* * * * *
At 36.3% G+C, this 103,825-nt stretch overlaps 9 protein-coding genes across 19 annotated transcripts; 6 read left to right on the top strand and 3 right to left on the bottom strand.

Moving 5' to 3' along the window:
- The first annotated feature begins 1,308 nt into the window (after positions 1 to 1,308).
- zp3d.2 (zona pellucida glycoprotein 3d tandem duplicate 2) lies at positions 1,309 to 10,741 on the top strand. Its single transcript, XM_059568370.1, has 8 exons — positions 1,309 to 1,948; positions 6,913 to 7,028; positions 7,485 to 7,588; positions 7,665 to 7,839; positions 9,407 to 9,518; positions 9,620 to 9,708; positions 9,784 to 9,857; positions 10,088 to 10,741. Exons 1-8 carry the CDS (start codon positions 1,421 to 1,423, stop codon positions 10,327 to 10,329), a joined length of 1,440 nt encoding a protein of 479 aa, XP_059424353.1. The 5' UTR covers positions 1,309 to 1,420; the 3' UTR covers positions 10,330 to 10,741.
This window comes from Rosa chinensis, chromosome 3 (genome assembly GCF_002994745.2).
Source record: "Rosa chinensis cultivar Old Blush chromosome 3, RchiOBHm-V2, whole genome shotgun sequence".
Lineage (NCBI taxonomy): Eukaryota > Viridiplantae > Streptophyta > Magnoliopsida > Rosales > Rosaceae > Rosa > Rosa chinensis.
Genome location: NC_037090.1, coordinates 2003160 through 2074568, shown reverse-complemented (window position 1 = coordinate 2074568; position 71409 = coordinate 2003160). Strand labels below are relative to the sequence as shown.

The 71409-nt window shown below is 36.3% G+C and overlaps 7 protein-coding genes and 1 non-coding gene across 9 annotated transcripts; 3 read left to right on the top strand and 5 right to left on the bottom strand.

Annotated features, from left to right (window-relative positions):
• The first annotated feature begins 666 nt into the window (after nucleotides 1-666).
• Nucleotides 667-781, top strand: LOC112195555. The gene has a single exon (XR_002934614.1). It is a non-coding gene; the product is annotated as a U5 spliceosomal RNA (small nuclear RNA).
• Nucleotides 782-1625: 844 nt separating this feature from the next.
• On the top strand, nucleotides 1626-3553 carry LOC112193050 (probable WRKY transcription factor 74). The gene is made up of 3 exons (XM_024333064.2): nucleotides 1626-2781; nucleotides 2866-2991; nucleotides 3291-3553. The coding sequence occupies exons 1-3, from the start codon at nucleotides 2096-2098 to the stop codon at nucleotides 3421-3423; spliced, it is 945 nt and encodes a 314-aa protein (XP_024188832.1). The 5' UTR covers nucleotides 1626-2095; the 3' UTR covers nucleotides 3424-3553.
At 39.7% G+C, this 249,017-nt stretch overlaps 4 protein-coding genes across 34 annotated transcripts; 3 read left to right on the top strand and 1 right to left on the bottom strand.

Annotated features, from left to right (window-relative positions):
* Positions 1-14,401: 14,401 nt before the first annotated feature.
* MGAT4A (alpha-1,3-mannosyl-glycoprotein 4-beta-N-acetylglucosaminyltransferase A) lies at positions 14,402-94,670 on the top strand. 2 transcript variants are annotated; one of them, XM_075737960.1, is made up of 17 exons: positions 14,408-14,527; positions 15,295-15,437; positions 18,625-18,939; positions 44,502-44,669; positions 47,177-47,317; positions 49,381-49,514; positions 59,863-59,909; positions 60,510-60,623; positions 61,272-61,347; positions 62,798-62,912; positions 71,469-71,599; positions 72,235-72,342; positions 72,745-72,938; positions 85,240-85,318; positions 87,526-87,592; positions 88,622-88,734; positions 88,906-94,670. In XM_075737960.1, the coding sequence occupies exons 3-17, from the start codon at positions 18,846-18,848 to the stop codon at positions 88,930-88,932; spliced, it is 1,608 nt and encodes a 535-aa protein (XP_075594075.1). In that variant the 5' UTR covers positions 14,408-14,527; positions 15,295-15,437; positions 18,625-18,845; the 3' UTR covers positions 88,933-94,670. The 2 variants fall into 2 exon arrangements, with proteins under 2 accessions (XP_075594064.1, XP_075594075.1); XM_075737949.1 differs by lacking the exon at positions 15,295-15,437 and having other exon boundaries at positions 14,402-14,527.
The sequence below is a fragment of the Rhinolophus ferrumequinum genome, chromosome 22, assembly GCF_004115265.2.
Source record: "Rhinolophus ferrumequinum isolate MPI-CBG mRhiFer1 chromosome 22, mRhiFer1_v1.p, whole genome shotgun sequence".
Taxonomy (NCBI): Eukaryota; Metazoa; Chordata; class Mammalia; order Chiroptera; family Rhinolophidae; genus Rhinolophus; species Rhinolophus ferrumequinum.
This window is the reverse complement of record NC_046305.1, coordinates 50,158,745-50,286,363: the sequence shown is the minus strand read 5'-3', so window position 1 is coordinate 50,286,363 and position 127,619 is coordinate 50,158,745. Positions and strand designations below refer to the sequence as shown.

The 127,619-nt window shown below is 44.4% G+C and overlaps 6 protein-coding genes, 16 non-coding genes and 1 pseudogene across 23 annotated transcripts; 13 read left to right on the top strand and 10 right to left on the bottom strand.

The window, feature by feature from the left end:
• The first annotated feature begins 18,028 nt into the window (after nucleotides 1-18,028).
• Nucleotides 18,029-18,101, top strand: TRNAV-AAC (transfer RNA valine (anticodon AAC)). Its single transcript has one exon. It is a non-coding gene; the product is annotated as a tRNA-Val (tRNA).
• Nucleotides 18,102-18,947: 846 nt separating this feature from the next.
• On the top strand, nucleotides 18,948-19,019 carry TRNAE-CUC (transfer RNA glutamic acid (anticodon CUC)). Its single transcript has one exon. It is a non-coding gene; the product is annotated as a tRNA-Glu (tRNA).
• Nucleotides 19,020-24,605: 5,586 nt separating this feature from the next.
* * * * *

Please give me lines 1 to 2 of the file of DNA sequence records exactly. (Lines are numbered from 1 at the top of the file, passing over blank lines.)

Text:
At 36.3% G+C, this 103,825-nt stretch overlaps 9 protein-coding genes across 19 annotated transcripts; 6 read left to right on the top strand and 3 right to left on the bottom strand.

Moving 5' to 3' along the window: